Michael Lichtenstein: And I'll say Lyn, and you know this, that some of my nastiest fights with insurance carriers have come over rates trying to explain why the lawyers that our clients need to adequately defend a claim, a claim that is oftentimes, has a big downside, why the rates that those lawyers are charging are reasonable and necessary. And folks, what Lynda was referring to is that defense costs are normally defined in a policy as the reasonable and necessary cost of defense. And that's as far as they're defined. And that's why there has been litigation over what that means, because obviously what is reasonable and necessary is in the eye, maybe of the beholder or of the payer. So from that insurance company's perspective, reasonable and necessary, may be a $250 rate, but from the policy holders perspective, it could be substantially higher.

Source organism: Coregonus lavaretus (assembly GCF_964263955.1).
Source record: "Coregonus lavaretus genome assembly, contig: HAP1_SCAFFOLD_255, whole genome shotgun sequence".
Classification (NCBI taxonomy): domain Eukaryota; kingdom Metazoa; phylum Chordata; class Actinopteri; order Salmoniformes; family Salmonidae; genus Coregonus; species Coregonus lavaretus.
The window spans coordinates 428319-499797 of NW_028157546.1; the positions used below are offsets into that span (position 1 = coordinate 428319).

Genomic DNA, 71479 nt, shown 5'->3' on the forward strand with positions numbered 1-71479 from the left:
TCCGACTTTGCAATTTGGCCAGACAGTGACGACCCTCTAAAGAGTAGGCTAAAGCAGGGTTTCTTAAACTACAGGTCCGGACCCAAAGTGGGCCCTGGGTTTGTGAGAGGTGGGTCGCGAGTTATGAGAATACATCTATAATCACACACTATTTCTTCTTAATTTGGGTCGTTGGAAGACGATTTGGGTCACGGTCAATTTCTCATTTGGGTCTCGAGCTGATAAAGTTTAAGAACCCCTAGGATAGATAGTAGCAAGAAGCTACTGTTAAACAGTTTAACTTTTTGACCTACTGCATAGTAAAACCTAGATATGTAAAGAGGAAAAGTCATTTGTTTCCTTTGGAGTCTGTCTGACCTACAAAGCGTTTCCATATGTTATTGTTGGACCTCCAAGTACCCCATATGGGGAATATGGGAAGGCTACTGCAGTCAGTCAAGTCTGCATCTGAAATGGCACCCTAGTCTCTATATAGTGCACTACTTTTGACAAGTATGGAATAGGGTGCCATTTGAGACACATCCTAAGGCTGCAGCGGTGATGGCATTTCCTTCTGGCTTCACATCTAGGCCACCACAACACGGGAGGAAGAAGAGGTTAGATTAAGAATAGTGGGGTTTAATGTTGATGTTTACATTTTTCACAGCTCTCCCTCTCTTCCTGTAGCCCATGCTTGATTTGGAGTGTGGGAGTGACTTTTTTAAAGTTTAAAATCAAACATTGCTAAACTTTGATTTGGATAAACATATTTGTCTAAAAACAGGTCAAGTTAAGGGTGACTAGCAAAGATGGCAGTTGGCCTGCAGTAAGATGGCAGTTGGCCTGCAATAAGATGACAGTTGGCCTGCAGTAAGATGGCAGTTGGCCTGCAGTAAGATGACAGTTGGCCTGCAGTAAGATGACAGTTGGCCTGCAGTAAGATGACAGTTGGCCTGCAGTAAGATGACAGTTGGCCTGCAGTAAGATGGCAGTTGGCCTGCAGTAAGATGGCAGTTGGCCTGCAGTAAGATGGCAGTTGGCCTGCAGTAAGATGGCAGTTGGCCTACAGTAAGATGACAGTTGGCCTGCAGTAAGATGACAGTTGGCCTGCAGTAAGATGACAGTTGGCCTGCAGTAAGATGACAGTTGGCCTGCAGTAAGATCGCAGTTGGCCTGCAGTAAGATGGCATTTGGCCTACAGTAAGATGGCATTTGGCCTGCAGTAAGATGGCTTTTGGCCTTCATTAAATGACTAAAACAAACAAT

And I'll also say that I often don't really understand why we have these fights, because if the claim is covered, the carriers should want to have really good lawyers defending the claim so that it reduces or eliminates anything on the indemnity side. So I have always viewed this as sort of penny wise, pound foolish to try and save a few nickels on the front end, which might lead to paying a lot of dollars on the backend.
Lynda Bennett: And Michael, to that point, I think what a lot of our clients will do in that instance, and we will negotiate on their behalf and get the carrier off of their panel rates to something that is more reasonable, but maybe not all the way to what the chosen lawyers actually charge. And our clients will recognize that penny wise and pound foolishness and fill the gap that's left by what the carrier's willing to pay and to have that sleep at night comfort that you have your lawyers in there defending you. Some of our clients will do that.